Those within the Archeparchy that may be affected by this invasive policy - be it on an eparchial or parish level - are asked to share your statistics with the CCCB Secretariat via the Chancery or directly by 23 January 2018. So that they may share as to how many summer students would be affected and how the programs and those that usually participate in them will suffer.

FYI: One possible online petition - click [HERE]

_______________________

This is the CCCB statement....

Statement by the Canadian Conference of Catholic Bishops on recent changes to government requirements for "Canada Summer Jobs" program

Employment and Social Development Canada posted information on its website, dated 19 December 2017, announcing a major change to its requirements regarding applications for federal funding under its Canada Summer Jobs program for youth employment. Attestation must now be included that "both the job and the organization's core mandate respect individual human rights in Canada, including the values underlying the Canadian Charter of Rights and Freedoms as well as other rights. These include reproductive rights and the right to be free from discrimination on the basis of sex, religion, race, national or ethnic origin, colour, mental or physical disability, sexual orientation or gender identity or expression."

According to the Department, this insistence on reproductive rights (which specifically includes "the right to access safe and legal abortions"), sexual orientation, and gender identity or expression is intended to "prevent youth (as young as 15 years of age) from being exposed to employment within organizations that may promote positions that are contrary to the values enshrined in the Charter of Rights and Freedoms and associated case law."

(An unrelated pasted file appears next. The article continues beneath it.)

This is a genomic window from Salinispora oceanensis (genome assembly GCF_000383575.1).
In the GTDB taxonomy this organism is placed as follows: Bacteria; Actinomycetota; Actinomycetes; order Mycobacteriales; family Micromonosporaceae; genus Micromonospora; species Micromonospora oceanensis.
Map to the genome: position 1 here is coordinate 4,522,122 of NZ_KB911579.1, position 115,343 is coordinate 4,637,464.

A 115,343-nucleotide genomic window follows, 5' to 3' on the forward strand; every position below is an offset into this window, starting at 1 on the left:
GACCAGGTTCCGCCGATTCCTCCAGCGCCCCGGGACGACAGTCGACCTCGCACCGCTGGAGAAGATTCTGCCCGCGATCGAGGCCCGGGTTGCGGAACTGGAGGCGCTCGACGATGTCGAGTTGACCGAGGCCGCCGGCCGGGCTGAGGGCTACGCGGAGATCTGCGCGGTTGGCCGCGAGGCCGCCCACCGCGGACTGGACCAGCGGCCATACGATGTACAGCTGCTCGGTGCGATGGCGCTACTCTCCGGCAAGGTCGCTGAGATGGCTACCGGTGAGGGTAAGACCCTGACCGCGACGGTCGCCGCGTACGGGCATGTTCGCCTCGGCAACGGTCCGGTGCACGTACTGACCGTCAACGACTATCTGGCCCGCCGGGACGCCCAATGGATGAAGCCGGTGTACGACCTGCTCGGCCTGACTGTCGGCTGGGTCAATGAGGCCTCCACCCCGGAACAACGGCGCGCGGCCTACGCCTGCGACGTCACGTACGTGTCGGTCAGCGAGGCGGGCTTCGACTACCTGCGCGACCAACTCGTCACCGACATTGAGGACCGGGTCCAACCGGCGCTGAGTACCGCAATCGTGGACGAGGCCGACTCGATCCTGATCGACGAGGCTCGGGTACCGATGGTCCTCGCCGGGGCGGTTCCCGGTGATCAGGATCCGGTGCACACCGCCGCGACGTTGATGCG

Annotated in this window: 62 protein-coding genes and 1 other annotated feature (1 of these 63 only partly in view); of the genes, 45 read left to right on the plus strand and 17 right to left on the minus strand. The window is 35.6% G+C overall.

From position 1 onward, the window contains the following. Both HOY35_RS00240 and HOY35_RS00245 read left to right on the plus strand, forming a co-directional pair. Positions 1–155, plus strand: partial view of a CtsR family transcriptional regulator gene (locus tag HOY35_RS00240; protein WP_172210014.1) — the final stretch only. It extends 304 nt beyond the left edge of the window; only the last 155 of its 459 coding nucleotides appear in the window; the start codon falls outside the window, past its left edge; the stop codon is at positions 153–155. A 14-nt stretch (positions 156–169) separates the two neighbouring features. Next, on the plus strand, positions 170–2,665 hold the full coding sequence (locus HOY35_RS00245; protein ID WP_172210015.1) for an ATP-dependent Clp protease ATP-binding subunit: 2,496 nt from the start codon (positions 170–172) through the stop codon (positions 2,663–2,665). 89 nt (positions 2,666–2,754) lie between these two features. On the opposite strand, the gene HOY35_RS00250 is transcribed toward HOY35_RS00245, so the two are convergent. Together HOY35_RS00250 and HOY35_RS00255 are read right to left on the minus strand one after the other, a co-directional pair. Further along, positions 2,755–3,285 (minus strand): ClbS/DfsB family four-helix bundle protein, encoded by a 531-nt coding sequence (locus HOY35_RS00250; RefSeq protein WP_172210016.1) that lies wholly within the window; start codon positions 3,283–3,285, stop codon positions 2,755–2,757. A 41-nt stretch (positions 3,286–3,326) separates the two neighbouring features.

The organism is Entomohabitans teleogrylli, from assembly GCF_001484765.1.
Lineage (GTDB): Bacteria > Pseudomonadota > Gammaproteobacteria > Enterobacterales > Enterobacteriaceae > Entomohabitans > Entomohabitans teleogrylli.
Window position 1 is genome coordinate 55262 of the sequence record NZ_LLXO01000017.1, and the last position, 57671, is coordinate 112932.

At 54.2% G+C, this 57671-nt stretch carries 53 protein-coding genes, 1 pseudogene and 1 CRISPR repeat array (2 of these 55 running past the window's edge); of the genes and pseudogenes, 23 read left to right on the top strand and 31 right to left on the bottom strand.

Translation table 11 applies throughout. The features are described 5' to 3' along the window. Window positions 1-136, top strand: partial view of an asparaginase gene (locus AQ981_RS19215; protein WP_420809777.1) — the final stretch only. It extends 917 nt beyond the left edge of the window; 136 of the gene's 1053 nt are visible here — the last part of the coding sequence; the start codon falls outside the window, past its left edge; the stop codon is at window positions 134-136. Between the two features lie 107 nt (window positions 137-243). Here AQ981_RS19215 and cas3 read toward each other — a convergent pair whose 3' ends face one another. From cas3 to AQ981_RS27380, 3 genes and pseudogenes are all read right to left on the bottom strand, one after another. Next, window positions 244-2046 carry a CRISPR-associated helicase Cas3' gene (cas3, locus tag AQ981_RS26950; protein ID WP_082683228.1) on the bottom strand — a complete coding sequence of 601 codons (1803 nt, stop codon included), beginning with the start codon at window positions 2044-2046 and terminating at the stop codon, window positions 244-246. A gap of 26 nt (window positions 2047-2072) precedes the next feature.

Faith communities consider abortion, sexual orientation, and gender identity or expression as major questions with ethical, moral, social and personal bearing which determine our understanding of human dignity and thus appreciation for the meaning and significance of each and every human life. This new policy conflicts directly with the right to freedom of religion and conscience which too are enshrined in the Charter of Rights and Freedoms as well in associated case law. It seriously undermines the right to religious freedom since the Government of Canada is directly limiting the right of religious traditions to hold, teach and practice their principles and values in public.

In addition to the obvious and regrettable infringement of freedom of conscience and religion in such matters as are raised by the new policy, there will be unfortunate consequences on the ground: summer camps will be forced to close; the services of numerous non-profit organizations will be reduced; valuable opportunities for apprenticeship will be lost. These effects, to name but a few, will be felt in Catholic dioceses and organizations as well as in many other faith communities across Canada.

Furthermore, the recently announced policy represents an attempt to restrict the voices of faith communities in Canadian democracy and to limit their participation in the public square. Moreover, it runs counter to the recommendations issued at the end of March 2017 by the Consultation Panel on the Political Activities of Charities which had been appointed by the Minister of National Revenue. These recommendations include that charities be allowed to provide information for the purpose of informing and swaying public opinion, and to advocate to keep or change law or policy, either in Canada (any level of government) or outside of Canada.

11 January 2017


View More News